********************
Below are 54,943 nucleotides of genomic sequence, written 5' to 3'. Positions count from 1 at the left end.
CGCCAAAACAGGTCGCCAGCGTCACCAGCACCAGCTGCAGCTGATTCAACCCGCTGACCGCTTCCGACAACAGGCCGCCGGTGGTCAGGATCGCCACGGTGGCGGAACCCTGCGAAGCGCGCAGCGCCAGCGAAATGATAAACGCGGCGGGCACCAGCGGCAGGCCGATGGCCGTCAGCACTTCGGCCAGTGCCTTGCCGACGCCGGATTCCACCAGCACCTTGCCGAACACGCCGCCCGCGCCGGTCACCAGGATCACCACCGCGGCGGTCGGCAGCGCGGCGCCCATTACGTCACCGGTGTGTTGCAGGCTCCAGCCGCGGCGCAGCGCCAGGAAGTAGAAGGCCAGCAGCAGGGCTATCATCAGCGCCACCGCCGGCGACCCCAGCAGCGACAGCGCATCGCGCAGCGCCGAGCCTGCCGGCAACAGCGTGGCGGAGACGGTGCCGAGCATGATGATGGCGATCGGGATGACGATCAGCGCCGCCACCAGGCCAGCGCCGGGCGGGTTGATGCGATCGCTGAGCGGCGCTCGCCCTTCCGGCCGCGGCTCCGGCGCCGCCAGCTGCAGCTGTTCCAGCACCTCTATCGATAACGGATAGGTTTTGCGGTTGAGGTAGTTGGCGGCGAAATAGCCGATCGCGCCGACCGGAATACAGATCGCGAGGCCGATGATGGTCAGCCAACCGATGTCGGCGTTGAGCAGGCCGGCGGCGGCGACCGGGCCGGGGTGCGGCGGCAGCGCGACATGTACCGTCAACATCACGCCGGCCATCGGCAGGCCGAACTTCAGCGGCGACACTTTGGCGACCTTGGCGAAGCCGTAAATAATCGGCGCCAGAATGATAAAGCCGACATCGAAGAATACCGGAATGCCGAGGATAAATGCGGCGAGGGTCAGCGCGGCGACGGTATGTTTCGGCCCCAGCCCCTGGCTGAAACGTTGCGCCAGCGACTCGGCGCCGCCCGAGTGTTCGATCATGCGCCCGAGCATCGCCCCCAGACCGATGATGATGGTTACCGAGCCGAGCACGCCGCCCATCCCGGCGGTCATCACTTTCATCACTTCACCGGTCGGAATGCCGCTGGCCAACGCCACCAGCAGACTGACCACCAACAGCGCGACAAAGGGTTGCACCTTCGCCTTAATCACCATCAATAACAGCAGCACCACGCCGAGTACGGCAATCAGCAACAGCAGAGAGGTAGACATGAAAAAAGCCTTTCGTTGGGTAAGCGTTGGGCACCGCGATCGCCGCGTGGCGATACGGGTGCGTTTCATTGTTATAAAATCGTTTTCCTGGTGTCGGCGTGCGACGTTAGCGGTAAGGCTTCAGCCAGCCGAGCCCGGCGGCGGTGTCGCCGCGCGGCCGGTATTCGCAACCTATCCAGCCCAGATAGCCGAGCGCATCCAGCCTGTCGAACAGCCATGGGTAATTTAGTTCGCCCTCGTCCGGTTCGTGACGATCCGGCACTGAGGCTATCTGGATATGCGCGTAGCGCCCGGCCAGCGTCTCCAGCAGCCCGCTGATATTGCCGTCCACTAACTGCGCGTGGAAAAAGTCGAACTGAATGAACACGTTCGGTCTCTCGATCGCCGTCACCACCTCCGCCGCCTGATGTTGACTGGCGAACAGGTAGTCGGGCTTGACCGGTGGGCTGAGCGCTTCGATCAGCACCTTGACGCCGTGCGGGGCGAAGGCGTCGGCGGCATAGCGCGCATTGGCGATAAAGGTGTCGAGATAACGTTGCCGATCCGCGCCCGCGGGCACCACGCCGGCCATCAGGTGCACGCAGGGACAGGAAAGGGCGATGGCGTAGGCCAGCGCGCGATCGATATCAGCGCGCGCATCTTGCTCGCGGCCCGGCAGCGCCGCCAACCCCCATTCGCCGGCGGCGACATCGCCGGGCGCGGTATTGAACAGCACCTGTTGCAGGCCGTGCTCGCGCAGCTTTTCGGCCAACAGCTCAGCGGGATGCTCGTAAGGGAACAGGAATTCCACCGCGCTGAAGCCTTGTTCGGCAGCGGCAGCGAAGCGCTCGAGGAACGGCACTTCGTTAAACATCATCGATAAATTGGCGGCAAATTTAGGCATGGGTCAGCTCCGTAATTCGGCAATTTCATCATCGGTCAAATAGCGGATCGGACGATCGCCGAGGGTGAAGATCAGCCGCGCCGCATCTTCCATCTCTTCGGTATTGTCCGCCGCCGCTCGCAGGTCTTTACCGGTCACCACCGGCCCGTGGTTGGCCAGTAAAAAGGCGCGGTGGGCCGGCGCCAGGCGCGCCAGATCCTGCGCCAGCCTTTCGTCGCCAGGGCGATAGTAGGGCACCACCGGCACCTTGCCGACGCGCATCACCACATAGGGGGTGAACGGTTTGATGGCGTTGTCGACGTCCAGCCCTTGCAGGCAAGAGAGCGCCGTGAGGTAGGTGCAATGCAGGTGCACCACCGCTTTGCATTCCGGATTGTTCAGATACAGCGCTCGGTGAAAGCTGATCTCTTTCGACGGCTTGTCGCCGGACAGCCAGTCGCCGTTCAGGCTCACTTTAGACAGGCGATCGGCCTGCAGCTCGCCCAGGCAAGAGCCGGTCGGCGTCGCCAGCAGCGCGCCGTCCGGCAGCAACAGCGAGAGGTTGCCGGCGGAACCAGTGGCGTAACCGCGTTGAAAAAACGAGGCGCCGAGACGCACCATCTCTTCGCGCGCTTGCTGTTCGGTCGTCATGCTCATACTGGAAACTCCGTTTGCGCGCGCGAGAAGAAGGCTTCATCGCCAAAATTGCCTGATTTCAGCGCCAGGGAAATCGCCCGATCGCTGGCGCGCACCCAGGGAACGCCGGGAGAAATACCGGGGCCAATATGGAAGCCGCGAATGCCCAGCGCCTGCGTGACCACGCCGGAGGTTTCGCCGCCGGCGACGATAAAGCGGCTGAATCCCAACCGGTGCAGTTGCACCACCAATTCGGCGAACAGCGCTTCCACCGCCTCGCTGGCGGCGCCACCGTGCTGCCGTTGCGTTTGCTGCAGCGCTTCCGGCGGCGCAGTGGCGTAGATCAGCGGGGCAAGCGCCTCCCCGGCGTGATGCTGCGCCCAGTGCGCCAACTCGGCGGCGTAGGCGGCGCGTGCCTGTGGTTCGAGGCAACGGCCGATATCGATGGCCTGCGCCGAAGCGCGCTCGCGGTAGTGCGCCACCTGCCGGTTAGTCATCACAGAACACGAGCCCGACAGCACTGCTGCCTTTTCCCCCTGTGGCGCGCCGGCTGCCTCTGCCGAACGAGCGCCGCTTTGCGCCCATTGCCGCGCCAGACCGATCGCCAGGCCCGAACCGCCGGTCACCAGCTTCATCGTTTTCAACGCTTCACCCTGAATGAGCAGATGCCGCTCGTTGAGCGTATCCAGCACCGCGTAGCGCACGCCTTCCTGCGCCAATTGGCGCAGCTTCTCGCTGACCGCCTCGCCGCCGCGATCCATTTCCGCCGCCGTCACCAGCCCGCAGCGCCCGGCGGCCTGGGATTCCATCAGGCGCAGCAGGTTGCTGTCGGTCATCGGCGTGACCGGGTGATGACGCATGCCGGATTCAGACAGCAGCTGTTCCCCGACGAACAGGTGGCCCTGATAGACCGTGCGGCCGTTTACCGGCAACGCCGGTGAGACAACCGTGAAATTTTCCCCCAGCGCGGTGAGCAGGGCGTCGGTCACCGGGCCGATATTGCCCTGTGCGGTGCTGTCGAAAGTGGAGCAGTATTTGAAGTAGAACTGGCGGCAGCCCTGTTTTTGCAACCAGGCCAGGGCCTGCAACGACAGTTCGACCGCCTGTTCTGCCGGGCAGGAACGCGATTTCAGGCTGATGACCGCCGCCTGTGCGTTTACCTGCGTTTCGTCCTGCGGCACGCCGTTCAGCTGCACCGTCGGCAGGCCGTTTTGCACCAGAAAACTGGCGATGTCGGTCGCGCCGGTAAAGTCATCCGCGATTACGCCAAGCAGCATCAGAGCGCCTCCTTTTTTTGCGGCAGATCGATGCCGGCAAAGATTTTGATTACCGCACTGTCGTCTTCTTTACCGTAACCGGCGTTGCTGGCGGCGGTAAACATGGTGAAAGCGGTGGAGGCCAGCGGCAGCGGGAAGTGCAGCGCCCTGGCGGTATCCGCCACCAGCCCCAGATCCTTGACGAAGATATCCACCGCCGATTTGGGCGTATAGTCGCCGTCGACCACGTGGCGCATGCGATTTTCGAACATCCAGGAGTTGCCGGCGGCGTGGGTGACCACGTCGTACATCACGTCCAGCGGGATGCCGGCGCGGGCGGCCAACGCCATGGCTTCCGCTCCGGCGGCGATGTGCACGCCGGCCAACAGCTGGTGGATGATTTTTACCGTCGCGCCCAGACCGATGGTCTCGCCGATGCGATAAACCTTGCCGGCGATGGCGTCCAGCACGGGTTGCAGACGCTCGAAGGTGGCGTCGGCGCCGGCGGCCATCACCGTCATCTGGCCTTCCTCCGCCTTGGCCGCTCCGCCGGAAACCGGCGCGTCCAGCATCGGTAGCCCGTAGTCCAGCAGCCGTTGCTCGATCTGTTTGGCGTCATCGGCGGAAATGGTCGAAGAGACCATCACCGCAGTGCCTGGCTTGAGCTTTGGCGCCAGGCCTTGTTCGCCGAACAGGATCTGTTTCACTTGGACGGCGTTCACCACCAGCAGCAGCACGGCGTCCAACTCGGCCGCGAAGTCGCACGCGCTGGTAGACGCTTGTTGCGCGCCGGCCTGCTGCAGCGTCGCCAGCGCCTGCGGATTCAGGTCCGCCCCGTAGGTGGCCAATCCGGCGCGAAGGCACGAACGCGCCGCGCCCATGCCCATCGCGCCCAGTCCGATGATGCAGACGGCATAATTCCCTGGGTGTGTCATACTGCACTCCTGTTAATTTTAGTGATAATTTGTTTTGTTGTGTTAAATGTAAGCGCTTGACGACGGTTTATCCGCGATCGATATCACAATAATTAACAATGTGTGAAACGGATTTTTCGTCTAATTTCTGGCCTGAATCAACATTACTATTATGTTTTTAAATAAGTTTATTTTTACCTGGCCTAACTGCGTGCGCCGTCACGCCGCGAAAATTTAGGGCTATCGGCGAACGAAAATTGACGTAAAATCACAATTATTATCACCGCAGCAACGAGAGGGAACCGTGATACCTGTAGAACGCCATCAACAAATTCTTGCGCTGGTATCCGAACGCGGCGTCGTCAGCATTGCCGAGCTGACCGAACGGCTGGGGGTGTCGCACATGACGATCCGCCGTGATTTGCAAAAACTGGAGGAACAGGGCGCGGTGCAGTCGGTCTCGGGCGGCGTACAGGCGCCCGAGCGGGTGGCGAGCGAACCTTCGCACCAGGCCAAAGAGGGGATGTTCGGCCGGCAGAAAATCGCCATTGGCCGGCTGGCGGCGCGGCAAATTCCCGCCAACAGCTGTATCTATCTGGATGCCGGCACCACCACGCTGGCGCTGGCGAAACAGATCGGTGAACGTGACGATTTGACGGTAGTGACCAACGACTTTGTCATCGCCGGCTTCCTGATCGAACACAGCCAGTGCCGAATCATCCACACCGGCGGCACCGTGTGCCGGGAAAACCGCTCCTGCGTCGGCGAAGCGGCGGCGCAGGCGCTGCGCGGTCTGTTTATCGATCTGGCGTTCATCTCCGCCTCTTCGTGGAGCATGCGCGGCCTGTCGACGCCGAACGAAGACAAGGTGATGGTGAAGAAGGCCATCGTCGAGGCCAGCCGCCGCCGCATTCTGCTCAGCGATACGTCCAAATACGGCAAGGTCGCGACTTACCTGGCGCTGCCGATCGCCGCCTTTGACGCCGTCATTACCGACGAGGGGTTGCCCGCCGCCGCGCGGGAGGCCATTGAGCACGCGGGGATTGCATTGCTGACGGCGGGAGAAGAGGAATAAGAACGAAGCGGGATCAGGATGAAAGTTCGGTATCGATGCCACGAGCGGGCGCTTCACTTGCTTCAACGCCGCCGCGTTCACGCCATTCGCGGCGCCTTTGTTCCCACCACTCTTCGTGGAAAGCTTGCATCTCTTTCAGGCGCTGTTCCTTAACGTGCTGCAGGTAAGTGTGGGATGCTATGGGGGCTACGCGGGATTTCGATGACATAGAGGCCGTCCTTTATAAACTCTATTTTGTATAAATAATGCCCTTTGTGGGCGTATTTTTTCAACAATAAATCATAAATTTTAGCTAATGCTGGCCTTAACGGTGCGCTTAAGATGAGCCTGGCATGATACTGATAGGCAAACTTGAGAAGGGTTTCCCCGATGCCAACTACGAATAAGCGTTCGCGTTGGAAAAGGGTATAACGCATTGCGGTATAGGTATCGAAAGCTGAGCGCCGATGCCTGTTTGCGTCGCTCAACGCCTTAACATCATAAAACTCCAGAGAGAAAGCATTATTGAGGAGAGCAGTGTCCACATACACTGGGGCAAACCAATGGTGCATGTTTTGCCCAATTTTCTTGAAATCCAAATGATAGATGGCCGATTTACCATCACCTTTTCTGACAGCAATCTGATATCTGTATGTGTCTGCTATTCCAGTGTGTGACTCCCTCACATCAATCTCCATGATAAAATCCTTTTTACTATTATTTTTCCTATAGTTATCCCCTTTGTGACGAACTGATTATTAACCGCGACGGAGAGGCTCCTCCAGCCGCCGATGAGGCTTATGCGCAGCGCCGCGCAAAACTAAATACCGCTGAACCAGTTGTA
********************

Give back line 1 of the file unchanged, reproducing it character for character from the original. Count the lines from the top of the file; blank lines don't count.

Below are 54,943 nucleotides of genomic sequence, written 5' to 3'. Positions count from 1 at the left end.